Some 72% of people employed in financial services have not asked for a pay increase at all in the past three years, according to a survey.
Based on a poll of 2,000 workers in the sector, the majority (49%) explained this was over concerns that their positions would be jeopardised. Another 44% feared of being rejected, while a similar proportion (41%) worried about their employer's reaction.
Over a third said they were put off by the idea of having to justify a raise and 18% cited the idea of having to work longer hours or harder with a new salary.
Randstad, which carried out the research, said only 6% of respondents had requested a pay increase each year over the past three years, while the remaining 22% had done so either once or twice in that period of time.
Tara Ricks, Randstand's managing director, said: "For whatever reason, a lot of financial services workers aren't proactively asking for the pay rise that many of them doubtless deserve."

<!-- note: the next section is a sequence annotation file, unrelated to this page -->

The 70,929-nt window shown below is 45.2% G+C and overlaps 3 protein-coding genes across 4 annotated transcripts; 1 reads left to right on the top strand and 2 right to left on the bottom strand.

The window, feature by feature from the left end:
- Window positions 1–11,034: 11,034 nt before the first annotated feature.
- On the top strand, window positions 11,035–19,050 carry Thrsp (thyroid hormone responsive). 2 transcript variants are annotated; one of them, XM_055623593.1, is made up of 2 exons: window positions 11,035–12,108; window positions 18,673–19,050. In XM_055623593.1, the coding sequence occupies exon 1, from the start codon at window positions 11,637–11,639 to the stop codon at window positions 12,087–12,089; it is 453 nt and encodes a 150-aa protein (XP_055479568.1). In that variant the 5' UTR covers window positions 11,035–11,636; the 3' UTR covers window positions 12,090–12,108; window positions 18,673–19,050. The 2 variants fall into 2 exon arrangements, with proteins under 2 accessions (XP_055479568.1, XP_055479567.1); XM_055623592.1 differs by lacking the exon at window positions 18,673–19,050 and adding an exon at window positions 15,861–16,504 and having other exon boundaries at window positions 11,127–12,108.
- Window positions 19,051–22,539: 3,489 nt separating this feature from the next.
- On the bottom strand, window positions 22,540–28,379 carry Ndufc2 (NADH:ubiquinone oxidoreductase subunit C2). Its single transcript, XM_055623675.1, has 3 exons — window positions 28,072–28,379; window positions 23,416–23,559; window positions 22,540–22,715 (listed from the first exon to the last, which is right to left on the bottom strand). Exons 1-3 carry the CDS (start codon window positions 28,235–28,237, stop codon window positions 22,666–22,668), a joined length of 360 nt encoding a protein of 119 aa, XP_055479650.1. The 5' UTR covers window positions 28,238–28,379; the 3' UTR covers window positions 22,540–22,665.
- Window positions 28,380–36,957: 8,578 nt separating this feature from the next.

The recruitment firm went on to say 77% of employees in financial services had received a raise, whereas for one in five respondents their wages had remained the same.
"The vast majority are getting a raise, but it's at the discretion of the employer rather than due to the employee's initiative," Ricks added. "For a sector as confident as financial services, this may come as a surprise."